- 1 What are possibilities to capture 3D information in our environment?
- 2 See also
- 3 References
What are possibilities to capture 3D information in our environment?
The basis of all 3D-related things in OSM is the mapping of the 3D information itself. Nowadays, there are numerous possibilities for interested 3D mappers to capture the data, without the necessity of having expensive surveying equipment, e.g. by the use of Smartphones or just your eyes!
This page is a result of the 2nd 3D Workshop Garching and shall provide a collection of possible approaches/sensors/tools for low-cost 3D mapping and what to take care of while doing so. Also, discussions about what has to be done in order to use this for 3D OSM may take place here.
Feel free to expand the page. For personal comments let's use the talk page, please!
Todays smartphones provide various sensors which can be used for 3D mapping.
- Camera: taking images, see below
- 3D Camera: some of the latest smartphones are equipped with two cameras with which stereoscopic measurements are possible. How to use this for 3D mapping?
- GPS: mainly useful for 2D information like exact building outlines at ground floor level, position of the entrance etc. may also be used for height measurement if roof level is accessible
- Accelereometer/Gyro: measure angles, extremely useful for measuring building heights, roof angles etc. See for example the Smart Measure app for Android phones.
- Barometer: height measurement if roof level is accessible
Current building block models could be enhanced significantly by attaching textures from the real building to it. Tagging could also be done remotely if it is possible to call up a street-level picture of the building.
- Goal: Repository of building facades (consider using Openstreetview?)
- TBD: tool for (semi-)automatically matching the facade images to certain walls of a building, how to store the link to the texture in OSM?
- Legal issues (cf. Photography legislation, Google StreetView privacy concerns)
3D models from Images
3D models can in general be calculated from 2D image information (see Photogrammetry), however, the quality of the result is strongly depending on the number and quality of input images as well as the post-processing. There exist several software packages offering this process as a service, e.g. osm-bundler, insight3D OpenSource, Autodesk 123D Catch, My3DScanner, 3DTubeMe, ...
This technique could potentially be used for future 3D model repositories like OpenBuildingModels or Open3DMap. However, it needs to be evaluated thoroughly how suitable this is compared to manual 3D modelling.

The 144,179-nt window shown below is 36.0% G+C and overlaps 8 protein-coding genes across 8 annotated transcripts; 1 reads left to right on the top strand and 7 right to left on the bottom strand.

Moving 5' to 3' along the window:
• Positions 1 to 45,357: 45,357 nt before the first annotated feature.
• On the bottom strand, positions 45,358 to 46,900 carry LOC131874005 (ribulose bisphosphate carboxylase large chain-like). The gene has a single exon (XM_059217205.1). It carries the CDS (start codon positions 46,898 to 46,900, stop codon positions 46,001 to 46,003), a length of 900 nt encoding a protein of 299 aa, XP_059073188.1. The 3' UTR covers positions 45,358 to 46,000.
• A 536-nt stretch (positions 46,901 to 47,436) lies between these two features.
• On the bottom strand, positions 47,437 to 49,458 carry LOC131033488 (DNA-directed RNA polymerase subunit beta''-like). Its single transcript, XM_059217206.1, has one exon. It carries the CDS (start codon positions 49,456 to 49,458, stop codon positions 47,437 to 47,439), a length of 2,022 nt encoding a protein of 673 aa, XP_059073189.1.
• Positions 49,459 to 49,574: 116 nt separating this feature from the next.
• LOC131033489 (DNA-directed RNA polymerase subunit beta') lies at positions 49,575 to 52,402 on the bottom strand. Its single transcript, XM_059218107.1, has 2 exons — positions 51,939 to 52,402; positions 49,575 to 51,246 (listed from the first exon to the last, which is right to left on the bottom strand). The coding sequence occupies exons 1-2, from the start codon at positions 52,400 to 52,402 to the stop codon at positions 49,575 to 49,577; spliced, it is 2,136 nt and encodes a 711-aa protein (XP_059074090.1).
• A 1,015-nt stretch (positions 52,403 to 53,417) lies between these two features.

Advantage: Generally easy capturing (just take enough photos), no direct measurement necessary
Aerial imagery ("passive" mapping)
Like in 2D mapping, aerial imagery from Bing might be used to gather 3D information.
- Modelling roof outlines from aerial images is in general possible and sometimes maybe easier than doing it directly "in the field"
- One has to be careful due to the displacement of those images, this often leads to very inaccurate results (cf. Roof modelling)
- Deriving building heights from oblique aerial imagery (e.g. Bing's Bird's eye view?)
Allow for direct, non-contact measurement of arbitrary distances with high accuracy. Low-cost laser meters are already available for "only" less than 100 EUR...
Point cloud data
Devices like the Microsoft Kinect or Asus Xtion are able to capture 3D information as point cloud data. While aquiring the data is as simple as walking around the building while recording, point cloud data sets tend to be large, are noisy, require the registration of multiple views into one model and require triangulation of the resulting data set to receive a mesh. So, while the sensors themselves are relatively cheap, the additional steps required might not be worth it. Libraries usefull for dealing with point cloud data are e.g. the PCL (http://pointclouds.org/).
Use your eyes!
You can already map many 3D-related information just with your eyes, e.g.
- Number of levels of a building
- Basic roof type, orientation
- Facade/Roof colours and materials
Kites, Quadrocopters etc.
Acquiring up-to-date aerial imagery by using Kites or the like equipped with cameras.
- Feasibility? Costs/Effort?
- Legal issues?